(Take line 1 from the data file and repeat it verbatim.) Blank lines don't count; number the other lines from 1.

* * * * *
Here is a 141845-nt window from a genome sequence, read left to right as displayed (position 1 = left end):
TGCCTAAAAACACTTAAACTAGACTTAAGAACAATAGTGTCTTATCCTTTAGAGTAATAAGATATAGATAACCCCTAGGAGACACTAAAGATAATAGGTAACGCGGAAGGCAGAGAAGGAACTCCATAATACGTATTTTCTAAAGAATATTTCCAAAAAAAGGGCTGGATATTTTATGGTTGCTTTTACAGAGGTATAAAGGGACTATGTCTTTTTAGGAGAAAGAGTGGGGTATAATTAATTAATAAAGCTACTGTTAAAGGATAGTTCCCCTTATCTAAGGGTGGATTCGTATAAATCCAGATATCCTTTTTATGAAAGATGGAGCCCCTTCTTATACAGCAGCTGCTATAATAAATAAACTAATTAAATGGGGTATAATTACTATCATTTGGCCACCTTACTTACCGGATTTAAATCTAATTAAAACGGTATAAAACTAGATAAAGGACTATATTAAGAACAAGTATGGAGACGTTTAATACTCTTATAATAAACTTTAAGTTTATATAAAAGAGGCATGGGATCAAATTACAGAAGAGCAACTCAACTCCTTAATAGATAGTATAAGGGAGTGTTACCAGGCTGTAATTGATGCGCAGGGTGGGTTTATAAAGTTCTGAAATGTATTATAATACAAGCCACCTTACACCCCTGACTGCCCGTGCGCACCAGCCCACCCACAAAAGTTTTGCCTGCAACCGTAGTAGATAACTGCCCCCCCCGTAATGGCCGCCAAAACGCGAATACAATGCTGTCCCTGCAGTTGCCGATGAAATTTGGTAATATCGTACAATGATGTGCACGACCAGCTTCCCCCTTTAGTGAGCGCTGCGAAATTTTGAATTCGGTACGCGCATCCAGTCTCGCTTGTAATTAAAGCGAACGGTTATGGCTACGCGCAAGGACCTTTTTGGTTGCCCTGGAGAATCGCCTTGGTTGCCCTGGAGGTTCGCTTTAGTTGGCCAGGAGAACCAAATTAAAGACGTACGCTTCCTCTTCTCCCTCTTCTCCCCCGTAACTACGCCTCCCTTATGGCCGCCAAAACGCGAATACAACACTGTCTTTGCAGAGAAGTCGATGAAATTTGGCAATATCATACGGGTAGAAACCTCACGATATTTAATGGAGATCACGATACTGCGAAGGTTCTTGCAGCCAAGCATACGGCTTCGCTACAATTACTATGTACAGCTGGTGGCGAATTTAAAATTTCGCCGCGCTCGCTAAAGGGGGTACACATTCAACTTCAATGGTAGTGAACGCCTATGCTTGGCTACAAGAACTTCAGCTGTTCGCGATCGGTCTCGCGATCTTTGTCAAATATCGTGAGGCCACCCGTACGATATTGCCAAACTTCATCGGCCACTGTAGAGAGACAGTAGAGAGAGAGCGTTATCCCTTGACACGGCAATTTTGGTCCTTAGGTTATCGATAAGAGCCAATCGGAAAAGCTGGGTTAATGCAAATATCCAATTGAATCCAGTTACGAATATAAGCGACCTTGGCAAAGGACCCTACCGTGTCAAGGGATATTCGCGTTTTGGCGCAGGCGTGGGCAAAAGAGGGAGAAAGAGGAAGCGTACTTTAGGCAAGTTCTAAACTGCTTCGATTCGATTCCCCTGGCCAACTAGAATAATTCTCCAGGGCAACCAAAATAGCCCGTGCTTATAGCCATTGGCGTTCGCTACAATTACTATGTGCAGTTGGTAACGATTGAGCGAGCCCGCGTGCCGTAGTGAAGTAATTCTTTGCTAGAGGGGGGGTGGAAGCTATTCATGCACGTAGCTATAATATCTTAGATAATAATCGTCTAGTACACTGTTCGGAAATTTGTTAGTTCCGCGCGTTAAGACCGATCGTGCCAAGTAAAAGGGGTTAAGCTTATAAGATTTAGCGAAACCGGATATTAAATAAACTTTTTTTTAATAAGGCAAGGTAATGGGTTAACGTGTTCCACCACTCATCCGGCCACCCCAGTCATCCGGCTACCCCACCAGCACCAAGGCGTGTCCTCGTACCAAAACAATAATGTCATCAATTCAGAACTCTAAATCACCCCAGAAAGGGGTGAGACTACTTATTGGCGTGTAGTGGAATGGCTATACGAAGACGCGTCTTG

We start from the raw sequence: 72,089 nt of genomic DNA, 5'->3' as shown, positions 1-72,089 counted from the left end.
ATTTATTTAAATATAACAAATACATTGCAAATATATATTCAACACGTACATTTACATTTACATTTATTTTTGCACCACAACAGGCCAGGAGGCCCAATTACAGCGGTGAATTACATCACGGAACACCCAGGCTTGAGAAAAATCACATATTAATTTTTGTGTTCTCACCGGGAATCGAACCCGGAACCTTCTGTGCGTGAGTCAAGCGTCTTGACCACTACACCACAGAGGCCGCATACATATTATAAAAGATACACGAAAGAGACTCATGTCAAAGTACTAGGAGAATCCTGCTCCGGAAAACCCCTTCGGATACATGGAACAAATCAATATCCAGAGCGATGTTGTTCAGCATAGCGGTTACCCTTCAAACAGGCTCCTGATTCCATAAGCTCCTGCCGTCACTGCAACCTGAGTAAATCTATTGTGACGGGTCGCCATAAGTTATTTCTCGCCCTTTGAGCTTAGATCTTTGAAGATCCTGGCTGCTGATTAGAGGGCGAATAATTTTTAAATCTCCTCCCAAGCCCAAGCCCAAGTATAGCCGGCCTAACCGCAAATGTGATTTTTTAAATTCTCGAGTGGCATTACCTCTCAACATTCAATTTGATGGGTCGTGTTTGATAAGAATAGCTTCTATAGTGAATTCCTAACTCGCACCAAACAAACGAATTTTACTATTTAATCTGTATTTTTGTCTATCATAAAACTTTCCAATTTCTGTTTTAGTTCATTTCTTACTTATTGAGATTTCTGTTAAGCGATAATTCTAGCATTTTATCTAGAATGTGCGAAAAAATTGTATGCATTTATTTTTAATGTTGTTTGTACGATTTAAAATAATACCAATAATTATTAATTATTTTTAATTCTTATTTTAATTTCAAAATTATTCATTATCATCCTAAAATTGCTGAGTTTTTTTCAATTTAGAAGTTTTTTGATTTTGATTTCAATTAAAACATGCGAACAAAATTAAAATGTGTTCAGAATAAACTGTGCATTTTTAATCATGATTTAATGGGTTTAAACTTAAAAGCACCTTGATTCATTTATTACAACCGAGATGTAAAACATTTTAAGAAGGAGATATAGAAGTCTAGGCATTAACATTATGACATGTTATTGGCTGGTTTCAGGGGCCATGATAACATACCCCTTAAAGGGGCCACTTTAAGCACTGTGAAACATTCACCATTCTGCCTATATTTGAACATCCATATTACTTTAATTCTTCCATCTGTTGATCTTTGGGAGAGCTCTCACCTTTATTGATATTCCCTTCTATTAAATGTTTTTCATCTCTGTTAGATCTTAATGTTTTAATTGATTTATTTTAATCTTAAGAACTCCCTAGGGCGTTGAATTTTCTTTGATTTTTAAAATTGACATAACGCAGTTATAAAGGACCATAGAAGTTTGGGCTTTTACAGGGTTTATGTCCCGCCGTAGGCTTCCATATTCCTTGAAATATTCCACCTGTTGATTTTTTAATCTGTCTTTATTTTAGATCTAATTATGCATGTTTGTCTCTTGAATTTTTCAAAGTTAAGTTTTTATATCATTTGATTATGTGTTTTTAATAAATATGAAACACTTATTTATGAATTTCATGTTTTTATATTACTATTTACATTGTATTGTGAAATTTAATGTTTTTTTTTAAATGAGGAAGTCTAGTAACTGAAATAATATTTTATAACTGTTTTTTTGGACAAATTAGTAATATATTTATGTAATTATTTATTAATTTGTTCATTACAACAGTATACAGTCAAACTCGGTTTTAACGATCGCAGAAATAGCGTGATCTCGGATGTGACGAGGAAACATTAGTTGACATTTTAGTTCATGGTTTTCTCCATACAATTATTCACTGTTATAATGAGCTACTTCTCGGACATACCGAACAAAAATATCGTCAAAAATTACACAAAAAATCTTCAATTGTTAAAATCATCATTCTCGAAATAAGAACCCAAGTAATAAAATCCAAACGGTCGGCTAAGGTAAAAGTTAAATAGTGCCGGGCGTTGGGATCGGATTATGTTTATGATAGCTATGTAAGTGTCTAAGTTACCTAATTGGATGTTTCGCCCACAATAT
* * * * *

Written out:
Here is a 141845-nt window from a genome sequence, read left to right as displayed (position 1 = left end):